What to be confident about:
1. The Defensive Line.
With senior Garrett McBroom (6-3, 280) bringing his experience and strength to the nose position, the absence of Ngalu Tapa this spring wasn’t nearly as noticeable. With senior Daniel Ekuale (6-3, 297) also earning time with the first team, I expect to see some matchup-specific combinations on the Cougar front.
D-line coach Jeff Phelps has speed at the two other spots too, primarily slotting junior Hercules Mata'afa (6-2, 255) at defensive tackle and sophomore Nnamdi Oguayo (6-3, 229) at end. Drawing too many conclusions from spring scrimmages is usually a bad way to fly, there are too many controlled aspects that are dissimilar to the actual games, but there were a lot of positives on the d-line this spring.
Phelps has stressed that each end player will know the tackle spot, and each tackle player will know the nose spot — allowing for defensive coordinator to mix and match players depending on particular matchups. And it was a good spring for juniors Kingston Fernandez (6-2, 262) and Nick Begg (6-5, 260), don’t count those guys out headed into fall ball.
2. Luke Falk’s new Air Raid weaponry.
It’s likely that WSU will miss the skill and savvy at times of River Cracraft and Gabe Marks, but with projected starters junior Tavares Martin, Jr. (6-1, 183), sophomore Isaiah Johnson-Mack (6-3, 218), junior Kyle Sweet (6-0, 192) and senior Robert Lewis (5-9, 170) all having solid springs, plus the emergence of potential stars like sophomore Dezmon Patmon (6-4, 211) and spring breakout junior Easop Winston (5-11, 183) the Air Raid has been rearmed for the coming season.
Additionally, the third and fourth players on running backs coach Jim Mastro’s depth chart, seniors Jamal Morrow (5-9, 200) and Gerard Wicks (6-0, 228), haven’t gotten any worse over the course of the spring. But the former top two have been passed (at least for now) by sophomore James Williams (5-11, 192) and junior Keith Harrington (5-8, 194), Mastro told CF.C after the final practice. The move is more telling about the depth in the backfield than it is about anything else. Harrington has said WSU has the best backfield in the nation, and all four running backs are eager to prove him right.
3. The Secondary.
Alex Grinch’s defensive backfield was the biggest defensive liability in 2016 and it had some questions heading into the spring (and it still does). But senior Marcellus Pippins (5-10, 176) had perhaps his best spring since he first arrived in Pullman.
And there’s plenty of talent, including sophomore corner Darrien Molton (5-10, 175) and senior safety Robert Taylor (5-10, 183) who made quicker reads entering his second year in the program – not to mention a bevy of hard hits. Those two look to have their starting corner and safety spots on lockdown after the spring.
Junior Sean Harper (6-2, 184) looked comfortable this spring despite only having joined WSU in January. And after converting from receiver to DB, the wildcard here is second-year freshman Grant Porter (6-0, 184). The sample size is too small but he looked like he’s ready to help the Cougs on Saturdays this year at either corner or free safety.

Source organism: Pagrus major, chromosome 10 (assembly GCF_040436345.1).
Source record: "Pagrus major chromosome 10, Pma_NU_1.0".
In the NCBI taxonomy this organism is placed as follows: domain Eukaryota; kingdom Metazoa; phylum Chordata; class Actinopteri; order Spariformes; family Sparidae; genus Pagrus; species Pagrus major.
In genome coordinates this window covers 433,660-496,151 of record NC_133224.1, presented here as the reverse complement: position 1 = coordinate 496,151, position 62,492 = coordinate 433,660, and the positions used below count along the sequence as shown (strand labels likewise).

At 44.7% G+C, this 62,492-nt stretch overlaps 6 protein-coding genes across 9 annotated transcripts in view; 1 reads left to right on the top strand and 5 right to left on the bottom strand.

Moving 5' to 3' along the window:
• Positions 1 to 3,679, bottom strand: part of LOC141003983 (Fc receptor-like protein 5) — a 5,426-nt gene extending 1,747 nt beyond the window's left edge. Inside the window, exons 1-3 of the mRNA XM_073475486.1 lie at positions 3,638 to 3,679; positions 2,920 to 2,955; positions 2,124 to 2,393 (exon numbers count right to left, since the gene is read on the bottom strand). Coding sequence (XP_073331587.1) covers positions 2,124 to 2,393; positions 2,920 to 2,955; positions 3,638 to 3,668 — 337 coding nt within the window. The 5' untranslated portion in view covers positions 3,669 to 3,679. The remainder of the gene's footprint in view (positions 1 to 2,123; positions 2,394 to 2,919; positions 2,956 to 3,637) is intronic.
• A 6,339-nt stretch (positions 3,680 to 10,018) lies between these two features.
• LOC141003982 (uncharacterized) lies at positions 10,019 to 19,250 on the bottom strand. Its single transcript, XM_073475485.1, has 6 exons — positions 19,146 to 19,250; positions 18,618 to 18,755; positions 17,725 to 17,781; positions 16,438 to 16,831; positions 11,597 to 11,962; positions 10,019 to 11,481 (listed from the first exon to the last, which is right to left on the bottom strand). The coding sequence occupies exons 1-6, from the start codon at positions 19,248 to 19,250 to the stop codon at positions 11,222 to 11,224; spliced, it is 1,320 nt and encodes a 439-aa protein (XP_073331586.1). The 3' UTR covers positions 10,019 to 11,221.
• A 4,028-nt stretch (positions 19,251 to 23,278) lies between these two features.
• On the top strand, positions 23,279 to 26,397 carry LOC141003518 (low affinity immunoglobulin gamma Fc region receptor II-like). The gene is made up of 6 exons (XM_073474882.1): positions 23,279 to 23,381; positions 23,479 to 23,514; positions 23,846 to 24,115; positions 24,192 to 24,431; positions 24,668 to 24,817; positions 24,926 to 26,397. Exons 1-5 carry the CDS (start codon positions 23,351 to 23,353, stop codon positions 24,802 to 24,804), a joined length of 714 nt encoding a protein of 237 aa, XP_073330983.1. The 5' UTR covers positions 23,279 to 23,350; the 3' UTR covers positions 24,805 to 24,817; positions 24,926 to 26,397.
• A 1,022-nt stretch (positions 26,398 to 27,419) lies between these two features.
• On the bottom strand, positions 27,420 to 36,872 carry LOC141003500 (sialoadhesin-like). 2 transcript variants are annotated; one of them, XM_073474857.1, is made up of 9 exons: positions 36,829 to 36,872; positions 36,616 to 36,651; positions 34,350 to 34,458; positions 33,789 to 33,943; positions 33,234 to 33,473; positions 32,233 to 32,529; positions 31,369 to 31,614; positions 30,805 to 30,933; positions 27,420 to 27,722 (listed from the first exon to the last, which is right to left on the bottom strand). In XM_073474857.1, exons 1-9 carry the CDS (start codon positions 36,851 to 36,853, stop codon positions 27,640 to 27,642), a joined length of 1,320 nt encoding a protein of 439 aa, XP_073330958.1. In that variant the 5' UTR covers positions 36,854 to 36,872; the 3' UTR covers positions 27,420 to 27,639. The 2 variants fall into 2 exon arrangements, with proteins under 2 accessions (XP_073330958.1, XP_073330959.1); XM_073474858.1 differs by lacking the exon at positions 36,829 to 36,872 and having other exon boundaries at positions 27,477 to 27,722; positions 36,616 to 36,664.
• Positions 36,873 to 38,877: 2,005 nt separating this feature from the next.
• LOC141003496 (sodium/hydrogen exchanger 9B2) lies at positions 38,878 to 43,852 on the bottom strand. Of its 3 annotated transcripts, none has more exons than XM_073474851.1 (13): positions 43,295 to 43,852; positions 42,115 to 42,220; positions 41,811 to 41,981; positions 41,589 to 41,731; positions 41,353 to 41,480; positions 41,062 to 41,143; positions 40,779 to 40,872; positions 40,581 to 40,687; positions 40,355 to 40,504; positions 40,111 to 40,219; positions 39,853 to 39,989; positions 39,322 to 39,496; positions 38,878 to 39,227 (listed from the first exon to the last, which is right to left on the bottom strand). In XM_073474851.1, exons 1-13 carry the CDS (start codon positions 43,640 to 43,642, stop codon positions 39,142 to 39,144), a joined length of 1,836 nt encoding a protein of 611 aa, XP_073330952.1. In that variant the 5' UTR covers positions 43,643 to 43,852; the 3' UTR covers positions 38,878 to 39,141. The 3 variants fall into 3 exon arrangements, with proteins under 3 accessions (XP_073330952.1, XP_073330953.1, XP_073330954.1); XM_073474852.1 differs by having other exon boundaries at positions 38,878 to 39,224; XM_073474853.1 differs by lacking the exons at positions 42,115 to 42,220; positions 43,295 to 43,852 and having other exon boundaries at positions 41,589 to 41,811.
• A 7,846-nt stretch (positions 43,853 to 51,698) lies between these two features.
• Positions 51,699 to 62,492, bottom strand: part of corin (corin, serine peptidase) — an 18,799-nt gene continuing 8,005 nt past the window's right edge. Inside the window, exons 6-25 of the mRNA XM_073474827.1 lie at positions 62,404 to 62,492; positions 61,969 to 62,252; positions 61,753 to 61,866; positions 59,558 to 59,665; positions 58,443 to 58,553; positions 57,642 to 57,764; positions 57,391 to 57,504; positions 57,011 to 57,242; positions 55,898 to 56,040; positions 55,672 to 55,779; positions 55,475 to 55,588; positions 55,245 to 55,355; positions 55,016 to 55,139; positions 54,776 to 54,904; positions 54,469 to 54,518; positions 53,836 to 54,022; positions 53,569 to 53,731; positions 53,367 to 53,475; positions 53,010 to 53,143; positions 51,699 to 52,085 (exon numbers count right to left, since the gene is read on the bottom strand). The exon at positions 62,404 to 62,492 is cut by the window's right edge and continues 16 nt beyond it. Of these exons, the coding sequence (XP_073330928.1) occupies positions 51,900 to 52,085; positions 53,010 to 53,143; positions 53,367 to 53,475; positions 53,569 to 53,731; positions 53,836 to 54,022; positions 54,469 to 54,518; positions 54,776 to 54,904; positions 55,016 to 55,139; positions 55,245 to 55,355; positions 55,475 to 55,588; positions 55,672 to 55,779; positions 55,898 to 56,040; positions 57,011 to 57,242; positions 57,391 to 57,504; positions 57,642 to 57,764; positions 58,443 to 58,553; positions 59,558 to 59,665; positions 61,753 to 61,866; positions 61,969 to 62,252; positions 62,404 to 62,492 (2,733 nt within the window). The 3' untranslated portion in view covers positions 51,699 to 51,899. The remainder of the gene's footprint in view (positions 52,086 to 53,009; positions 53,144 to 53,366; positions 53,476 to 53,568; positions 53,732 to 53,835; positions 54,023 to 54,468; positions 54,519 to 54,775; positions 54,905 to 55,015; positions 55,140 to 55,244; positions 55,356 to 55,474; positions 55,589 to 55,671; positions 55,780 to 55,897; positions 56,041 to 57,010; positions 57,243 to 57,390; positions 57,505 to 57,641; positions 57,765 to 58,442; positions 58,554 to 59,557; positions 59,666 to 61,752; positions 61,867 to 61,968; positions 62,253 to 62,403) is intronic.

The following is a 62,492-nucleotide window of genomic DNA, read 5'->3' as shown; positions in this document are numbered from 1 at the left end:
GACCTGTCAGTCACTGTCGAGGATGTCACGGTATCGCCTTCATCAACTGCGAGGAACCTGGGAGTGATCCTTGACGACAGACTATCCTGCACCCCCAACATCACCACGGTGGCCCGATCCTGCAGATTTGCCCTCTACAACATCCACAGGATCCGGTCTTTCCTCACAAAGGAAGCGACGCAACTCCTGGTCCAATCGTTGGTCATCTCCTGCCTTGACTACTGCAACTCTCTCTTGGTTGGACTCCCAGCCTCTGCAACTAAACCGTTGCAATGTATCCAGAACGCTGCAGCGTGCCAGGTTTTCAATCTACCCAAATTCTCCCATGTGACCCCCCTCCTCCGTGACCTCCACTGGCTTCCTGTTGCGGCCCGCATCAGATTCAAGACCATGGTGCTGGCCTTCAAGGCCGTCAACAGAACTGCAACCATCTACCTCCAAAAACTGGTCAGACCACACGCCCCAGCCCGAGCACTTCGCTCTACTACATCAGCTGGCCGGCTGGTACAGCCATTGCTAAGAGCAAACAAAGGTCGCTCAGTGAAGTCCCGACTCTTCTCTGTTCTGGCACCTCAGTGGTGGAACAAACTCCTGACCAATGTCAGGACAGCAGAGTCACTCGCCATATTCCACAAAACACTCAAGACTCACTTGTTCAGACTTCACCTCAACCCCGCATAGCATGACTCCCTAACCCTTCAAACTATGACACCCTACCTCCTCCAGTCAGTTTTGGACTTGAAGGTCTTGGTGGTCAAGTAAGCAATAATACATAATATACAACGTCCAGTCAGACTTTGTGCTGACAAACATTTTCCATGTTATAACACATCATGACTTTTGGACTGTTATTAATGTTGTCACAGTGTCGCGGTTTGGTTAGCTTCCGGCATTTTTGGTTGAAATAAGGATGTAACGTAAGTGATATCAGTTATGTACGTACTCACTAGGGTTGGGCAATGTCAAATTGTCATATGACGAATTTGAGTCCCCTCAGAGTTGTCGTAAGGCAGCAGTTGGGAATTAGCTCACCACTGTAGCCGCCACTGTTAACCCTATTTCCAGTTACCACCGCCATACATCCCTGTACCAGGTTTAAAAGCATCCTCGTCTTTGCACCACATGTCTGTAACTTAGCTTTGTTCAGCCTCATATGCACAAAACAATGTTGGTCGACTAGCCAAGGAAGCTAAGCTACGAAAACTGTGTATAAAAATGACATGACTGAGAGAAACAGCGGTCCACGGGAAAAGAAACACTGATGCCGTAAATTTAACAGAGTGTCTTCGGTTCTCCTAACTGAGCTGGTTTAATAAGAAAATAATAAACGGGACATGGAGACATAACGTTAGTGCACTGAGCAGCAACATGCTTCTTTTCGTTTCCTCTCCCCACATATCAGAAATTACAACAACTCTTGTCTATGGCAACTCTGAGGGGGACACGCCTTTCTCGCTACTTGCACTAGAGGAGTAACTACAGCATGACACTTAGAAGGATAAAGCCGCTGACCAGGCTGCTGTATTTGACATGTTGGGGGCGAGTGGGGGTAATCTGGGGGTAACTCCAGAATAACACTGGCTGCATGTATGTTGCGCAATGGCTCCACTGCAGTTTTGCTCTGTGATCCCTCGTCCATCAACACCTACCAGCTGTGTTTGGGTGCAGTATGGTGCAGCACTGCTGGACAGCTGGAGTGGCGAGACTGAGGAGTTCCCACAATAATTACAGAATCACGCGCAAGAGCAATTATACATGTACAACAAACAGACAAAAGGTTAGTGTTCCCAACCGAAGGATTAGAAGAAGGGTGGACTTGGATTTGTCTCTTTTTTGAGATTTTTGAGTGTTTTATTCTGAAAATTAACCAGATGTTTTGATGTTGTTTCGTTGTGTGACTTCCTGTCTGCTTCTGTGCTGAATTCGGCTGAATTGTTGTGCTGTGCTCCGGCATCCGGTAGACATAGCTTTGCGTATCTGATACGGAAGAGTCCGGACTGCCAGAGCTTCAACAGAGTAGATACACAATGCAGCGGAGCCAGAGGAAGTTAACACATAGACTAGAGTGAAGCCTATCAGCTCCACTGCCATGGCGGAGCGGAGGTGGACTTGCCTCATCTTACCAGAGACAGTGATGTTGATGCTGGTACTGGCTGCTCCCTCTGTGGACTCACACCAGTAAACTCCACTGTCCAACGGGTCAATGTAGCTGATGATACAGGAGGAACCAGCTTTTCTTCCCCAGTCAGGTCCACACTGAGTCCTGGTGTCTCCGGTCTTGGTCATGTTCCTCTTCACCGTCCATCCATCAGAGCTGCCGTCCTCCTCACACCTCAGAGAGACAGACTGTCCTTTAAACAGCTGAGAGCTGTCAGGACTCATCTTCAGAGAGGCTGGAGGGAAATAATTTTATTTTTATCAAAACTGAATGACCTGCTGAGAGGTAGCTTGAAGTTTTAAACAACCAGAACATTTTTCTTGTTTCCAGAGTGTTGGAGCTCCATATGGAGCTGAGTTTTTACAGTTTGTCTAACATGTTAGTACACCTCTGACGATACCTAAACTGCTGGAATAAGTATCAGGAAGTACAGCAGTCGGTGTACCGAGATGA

The big takeaway here: the Cougar secondary looks capable of making more game-changing plays than last year, and at any time. More on that in a bit.
What to be concerned about:
1. Depth on the Offensive line.
After changing from a traditional spiral snap from the stitches to a simpler “dead snap,” in which the center clutches the top cone of the football, sophomores Frederick Mauigoa (6-3, 305) and Noah Osur-Myers (6-4, 307) made far fewer miscues with the Cougar quarterbacks. Mauigoa is the leading candidate to start but the fact that the center position’s defining act this spring centered around some misplaced snaps can't be ignored.
Additionally, the Cougs looked good at times up front but they clearly need to gel more. Another concern: while the players behind established veterans like seniors Cody O’Connell (6-9, 370) and Cole Madison (6-5, 315), and junior Andre Dillard (6-5, 310) had their moments, they didn’t look like world beaters. Keeping the starters healthy will be a priority, as will seeing the youth up their game in fall ball.
2. Special teams unknowns.
One concern going forward will be the accuracy of senior placekicker Erik Powell (6-1, 201), who missed enough boots that Mike Leach expressed his displeasure toward the end of spring.
The spring session didn’t answer the question as to how often we’ll see a rugby-style punt (or fake) from Sweet, and whether the Cougars have a breakout star return man — my money would be on Williams but as the top guy in the backfield, Leach may not want to overtax him with too many responsibilities. Renard Bell is another to watch. There are reasons to believe the WSU special teams will continue their upward glide path under Eric Mele (see related story below). It's just that spring ball simply didn’t feature many live punts or kickoffs so it’s impossible to draw many conclusions at this stage.
3. The Secondary.
Yes, the defensive backfield makes both categories. Grinch’s squad at times looked like it’s just as capable of giving up big plays as it is of making them.
While the corners and safeties did a better job of containing the Air Raid’s biggest explosions during the latter half of spring, they could still be exploited on short-to-midrange passes Pac-12 offenses employ. From my chair, that's the biggest area WSU needs to address.
Bottom line: the secondary needs to play a little crisper as the depth chart solidifies into fall camp. If not, and if the spring is any indication, the defensive backfield could be feast or famine, rather than just feast.
RELATED: WSU special teams top 25 in 2017?